UK facing decades of economic decline, Varadkar warns
New British PM, be it Johnson or Hunt, will have ‘reality check’ on taking office
Taoiseach Leo Varadkar: checks on live animals and products could be carried out at ports in Northern Ireland and the Republic if the British government and the EU agreed to treat the island of Ireland as a single zone. Photograph: Kenzo Tribouillard/AFP
Mr Varadkar said that as a country which had left the British empire, Ireland should try to understand better the nationalist motivation of Brexit. However, he said that as a result of leaving the EU, the UK would “fall into relative economic decline for many decades, probably be overtaken by France again. Slowly over time, it’ll be overtaken by lots of countries in Asia.”
He added: “I think that one of the difficulties for Britain is that they’re struggling to cope with the fact that as a country and an economy they’re not as important in the world as they used to be.”
Irish officials stressed that while they expected early contacts with the new leader once he takes office later this month, any negotiations on the EU-UK relationship would take place with the EU, not between London and Dublin.
Senior officials said they expected that any new prime minister – the overwhelming favourite is Mr Johnson, but both candidates have pledged to leave the EU by October 31st, with or without a deal – could take a different view when confronted with the responsibilities of office.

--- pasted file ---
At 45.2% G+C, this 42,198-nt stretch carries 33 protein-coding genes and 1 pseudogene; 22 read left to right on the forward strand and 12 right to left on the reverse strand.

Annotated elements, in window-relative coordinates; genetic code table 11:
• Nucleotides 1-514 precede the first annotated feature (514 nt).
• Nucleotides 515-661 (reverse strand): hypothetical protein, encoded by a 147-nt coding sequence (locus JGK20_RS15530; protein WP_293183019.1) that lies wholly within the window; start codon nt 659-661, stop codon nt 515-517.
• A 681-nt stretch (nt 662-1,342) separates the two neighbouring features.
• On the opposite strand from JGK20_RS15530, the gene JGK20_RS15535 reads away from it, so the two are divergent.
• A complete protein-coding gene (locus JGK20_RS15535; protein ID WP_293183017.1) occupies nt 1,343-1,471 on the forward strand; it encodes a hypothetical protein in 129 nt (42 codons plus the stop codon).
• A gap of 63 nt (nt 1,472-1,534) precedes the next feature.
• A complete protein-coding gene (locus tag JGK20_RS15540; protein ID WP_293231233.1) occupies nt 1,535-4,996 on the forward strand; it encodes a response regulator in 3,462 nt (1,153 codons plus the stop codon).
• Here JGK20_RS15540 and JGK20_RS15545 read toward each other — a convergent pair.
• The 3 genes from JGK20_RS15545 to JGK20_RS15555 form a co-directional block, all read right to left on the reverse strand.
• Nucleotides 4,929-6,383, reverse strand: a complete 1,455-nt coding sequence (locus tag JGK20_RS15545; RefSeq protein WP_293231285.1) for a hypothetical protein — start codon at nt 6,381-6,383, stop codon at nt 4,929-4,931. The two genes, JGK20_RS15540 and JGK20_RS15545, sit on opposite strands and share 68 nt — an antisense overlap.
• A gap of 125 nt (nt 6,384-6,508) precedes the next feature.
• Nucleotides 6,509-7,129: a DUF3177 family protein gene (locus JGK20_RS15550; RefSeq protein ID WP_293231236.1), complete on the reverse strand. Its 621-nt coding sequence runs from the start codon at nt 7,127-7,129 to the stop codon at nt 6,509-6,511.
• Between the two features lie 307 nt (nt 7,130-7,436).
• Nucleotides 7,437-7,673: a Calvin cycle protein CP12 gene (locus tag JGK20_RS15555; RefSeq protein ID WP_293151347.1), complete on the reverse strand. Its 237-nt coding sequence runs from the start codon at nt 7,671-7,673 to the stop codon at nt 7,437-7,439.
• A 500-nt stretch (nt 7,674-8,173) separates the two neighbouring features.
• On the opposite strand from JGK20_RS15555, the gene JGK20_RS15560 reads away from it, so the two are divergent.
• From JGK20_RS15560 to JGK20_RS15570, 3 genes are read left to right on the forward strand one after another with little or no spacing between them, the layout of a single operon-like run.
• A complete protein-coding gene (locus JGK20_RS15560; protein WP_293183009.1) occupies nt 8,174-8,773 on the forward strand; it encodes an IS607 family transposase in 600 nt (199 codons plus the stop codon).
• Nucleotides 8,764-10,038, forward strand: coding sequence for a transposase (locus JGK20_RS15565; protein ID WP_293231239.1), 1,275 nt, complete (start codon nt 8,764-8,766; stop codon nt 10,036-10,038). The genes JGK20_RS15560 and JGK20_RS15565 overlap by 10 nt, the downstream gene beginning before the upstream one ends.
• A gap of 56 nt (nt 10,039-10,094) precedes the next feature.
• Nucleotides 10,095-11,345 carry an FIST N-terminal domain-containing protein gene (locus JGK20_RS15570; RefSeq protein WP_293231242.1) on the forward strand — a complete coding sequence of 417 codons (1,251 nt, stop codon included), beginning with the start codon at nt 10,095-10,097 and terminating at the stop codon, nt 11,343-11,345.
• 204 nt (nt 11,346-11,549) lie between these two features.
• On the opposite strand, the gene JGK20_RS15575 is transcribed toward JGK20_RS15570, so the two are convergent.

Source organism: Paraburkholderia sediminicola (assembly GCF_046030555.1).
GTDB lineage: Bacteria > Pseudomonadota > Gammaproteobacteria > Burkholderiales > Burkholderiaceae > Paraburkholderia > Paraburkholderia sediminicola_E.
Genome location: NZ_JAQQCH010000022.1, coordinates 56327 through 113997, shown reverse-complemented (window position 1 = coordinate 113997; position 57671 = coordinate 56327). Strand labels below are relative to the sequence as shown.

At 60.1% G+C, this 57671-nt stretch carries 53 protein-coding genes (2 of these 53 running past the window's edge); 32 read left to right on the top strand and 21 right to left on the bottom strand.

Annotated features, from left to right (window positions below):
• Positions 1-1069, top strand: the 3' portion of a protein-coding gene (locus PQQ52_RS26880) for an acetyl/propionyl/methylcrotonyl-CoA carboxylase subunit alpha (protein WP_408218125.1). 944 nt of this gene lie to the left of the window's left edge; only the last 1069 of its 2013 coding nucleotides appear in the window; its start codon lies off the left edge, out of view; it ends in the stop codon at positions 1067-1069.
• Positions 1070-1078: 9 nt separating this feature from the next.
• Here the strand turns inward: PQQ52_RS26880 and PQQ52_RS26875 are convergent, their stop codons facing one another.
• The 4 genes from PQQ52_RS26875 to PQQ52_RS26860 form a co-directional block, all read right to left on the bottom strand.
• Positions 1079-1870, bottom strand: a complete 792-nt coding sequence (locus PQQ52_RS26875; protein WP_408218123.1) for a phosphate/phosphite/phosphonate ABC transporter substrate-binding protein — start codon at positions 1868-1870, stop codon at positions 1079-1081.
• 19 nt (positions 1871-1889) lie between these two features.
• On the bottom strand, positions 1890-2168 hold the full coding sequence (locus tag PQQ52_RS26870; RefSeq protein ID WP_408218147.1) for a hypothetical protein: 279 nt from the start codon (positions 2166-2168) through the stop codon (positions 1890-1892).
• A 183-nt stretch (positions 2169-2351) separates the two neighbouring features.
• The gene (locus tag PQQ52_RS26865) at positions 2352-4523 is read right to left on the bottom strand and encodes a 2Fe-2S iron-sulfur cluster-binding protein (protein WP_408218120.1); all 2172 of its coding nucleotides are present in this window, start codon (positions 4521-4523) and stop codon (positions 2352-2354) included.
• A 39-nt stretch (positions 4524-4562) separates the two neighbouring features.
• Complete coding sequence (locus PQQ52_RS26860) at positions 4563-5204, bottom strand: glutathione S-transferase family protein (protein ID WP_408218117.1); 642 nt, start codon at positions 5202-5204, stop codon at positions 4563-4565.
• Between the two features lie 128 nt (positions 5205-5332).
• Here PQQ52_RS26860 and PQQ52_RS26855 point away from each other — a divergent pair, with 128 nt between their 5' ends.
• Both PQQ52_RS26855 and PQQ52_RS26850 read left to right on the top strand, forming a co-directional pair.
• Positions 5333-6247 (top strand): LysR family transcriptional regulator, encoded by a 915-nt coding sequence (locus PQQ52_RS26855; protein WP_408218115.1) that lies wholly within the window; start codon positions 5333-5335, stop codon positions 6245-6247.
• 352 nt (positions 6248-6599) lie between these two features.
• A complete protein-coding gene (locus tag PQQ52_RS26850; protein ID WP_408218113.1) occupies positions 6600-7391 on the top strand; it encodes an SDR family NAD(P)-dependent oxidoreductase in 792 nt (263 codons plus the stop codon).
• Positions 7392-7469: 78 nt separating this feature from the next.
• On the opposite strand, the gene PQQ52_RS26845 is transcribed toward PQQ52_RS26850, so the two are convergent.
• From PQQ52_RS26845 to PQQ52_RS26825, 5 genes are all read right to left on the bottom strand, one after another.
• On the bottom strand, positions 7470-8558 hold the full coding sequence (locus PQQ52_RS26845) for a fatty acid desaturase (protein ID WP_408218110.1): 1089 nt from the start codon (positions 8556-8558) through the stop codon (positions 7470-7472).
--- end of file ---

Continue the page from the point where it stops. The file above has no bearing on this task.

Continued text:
Some senior Irish Government sources say they believe Mr Johnson would not leave without a deal. Other sources, citing contacts in London, believe that he will face significant domestic hurdles to do so.
On Friday, British business secretary Greg Clark urged Tory MPs to block a no-deal Brexit, warning that such an outcome would cost “many thousands of jobs”.
Documents published by the Irish Government and the Northern Ireland civil service this week warned that a no-deal could cost 50,000 jobs in the Republic and at least 40,000 in the North.
Meanwhile, officials continue to prepare for a no-deal, with some Government sources expressing satisfaction that public expectations had been nudged towards accepting the idea that single market rules would require some form of checks on goods entering the Republic from the UK after a no-deal.
Minister for Foreign Affairs Simon Coveney and the Taoiseach suggested this week that some checks may be necessary after a no-deal Brexit, but both say checks will not take place along the Border and no infrastructure will be put in place there.
On Friday, Mr Varadkar suggested that checks on live animals and products could be carried out at ports in Northern Ireland and the Republic if the British government and the EU agreed to treat the island of Ireland as a single zone for agricultural and food safety rules after Brexit.
For this to happen, he said, London would have to accept that the North was treated differently to the rest of the UK.
Such a move would eliminate the need for checks on animals and animal products at the Border. However, it would have to be negotiated with London and is likely to be opposed by the DUP.
Meanwhile, Conservative MP and former UK attorney general Dominic Grieve has said a “crash-out Brexit” would make a political crisis over the future status of Northern Ireland “more likely”.
Speaking on a visit to Dublin, Mr Grieve told reporters the status of the North remaining within the UK under the Belfast Agreement “would be thrown into jeopardy” by a no-deal Brexit.